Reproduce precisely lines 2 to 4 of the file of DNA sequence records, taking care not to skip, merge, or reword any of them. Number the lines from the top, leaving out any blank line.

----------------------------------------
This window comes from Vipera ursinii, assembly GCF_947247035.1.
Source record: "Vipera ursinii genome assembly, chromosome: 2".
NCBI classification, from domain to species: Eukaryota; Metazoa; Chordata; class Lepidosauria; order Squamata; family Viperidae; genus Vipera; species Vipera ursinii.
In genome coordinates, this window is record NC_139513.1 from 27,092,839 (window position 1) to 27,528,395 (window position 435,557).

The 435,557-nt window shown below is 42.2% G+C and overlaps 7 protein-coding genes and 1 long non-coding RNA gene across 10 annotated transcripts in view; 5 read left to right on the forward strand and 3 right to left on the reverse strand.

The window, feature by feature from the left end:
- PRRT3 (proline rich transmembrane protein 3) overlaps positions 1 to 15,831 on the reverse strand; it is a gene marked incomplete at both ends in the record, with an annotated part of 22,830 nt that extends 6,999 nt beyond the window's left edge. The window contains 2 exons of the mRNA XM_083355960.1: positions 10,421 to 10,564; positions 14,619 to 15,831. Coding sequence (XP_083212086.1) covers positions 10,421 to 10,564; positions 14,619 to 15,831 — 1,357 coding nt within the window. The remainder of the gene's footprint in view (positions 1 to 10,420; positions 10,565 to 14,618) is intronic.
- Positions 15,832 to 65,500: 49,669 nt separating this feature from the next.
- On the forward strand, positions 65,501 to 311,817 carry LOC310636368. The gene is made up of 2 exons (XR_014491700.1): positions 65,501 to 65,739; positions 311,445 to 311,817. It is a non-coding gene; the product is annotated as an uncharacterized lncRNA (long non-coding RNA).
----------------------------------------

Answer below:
Source record: "Vipera ursinii genome assembly, chromosome: 2".
NCBI classification, from domain to species: Eukaryota; Metazoa; Chordata; class Lepidosauria; order Squamata; family Viperidae; genus Vipera; species Vipera ursinii.
In genome coordinates, this window is record NC_139513.1 from 27,092,839 (window position 1) to 27,528,395 (window position 435,557).